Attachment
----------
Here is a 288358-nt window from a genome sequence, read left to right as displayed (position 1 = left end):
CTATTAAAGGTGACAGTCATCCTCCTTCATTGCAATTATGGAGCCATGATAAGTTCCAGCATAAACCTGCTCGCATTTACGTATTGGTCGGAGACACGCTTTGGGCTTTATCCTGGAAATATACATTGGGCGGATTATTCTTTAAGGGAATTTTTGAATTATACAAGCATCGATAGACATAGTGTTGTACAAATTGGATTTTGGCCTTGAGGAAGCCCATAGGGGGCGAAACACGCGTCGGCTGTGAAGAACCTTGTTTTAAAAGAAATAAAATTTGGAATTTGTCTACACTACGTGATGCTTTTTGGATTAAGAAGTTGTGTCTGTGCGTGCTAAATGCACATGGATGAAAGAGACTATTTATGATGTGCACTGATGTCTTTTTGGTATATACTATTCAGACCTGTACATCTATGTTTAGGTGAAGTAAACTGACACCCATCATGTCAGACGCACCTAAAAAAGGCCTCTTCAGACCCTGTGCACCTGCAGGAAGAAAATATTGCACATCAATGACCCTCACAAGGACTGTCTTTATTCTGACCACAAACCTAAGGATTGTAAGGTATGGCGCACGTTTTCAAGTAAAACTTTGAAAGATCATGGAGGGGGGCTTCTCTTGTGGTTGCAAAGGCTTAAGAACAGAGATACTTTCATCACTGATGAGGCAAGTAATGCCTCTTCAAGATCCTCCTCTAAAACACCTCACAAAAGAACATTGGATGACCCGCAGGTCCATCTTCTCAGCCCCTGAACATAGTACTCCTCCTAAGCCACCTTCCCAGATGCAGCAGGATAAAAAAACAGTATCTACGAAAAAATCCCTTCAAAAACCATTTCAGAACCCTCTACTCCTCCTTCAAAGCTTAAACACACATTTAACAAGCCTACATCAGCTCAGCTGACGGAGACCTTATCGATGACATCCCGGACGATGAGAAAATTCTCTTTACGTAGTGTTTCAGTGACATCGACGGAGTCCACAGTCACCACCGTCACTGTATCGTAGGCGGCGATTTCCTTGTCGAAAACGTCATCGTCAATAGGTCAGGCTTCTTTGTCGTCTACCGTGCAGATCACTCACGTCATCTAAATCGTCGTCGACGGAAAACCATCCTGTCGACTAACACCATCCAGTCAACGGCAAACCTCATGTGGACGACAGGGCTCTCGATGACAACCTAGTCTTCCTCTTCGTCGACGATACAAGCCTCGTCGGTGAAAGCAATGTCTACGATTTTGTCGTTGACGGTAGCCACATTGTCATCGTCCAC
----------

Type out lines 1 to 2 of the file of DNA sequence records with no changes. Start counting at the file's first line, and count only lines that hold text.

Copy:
Here is a 288358-nt window from a genome sequence, read left to right as displayed (position 1 = left end):
CTATTAAAGGTGACAGTCATCCTCCTTCATTGCAATTATGGAGCCATGATAAGTTCCAGCATAAACCTGCTCGCATTTACGTATTGGTCGGAGACACGCTTTGGGCTTTATCCTGGAAATATACATTGGGCGGATTATTCTTTAAGGGAATTTTTGAATTATACAAGCATCGATAGACATAGTGTTGTACAAATTGGATTTTGGCCTTGAGGAAGCCCATAGGGGGCGAAACACGCGTCGGCTGTGAAGAACCTTGTTTTAAAAGAAATAAAATTTGGAATTTGTCTACACTACGTGATGCTTTTTGGATTAAGAAGTTGTGTCTGTGCGTGCTAAATGCACATGGATGAAAGAGACTATTTATGATGTGCACTGATGTCTTTTTGGTATATACTATTCAGACCTGTACATCTATGTTTAGGTGAAGTAAACTGACACCCATCATGTCAGACGCACCTAAAAAAGGCCTCTTCAGACCCTGTGCACCTGCAGGAAGAAAATATTGCACATCAATGACCCTCACAAGGACTGTCTTTATTCTGACCACAAACCTAAGGATTGTAAGGTATGGCGCACGTTTTCAAGTAAAACTTTGAAAGATCATGGAGGGGGGCTTCTCTTGTGGTTGCAAAGGCTTAAGAACAGAGATACTTTCATCACTGATGAGGCAAGTAATGCCTCTTCAAGATCCTCCTCTAAAACACCTCACAAAAGAACATTGGATGACCCGCAGGTCCATCTTCTCAGCCCCTGAACATAGTACTCCTCCTAAGCCACCTTCCCAGATGCAGCAGGATAAAAAAACAGTATCTACGAAAAAATCCCTTCAAAAACCATTTCAGAACCCTCTACTCCTCCTTCAAAGCTTAAACACACATTTAACAAGCCTACATCAGCTCAGCTGACGGAGACCTTATCGATGACATCCCGGACGATGAGAAAATTCTCTTTACGTAGTGTTTCAGTGACATCGACGGAGTCCACAGTCACCACCGTCACTGTATCGTAGGCGGCGATTTCCTTGTCGAAAACGTCATCGTCAATAGGTCAGGCTTCTTTGTCGTCTACCGTGCAGATCACTCACGTCATCTAAATCGTCGTCGACGGAAAACCATCCTGTCGACTAACACCATCCAGTCAACGGCAAACCTCATGTGGACGACAGGGCTCTCGATGACAACCTAGTCTTCCTCTTCGTCGACGATACAAGCCTCGTCGGTGAAAGCAATGTCTACGATTTTGTCGTTGACGGTAGCCACATTGTCATCGTCCAC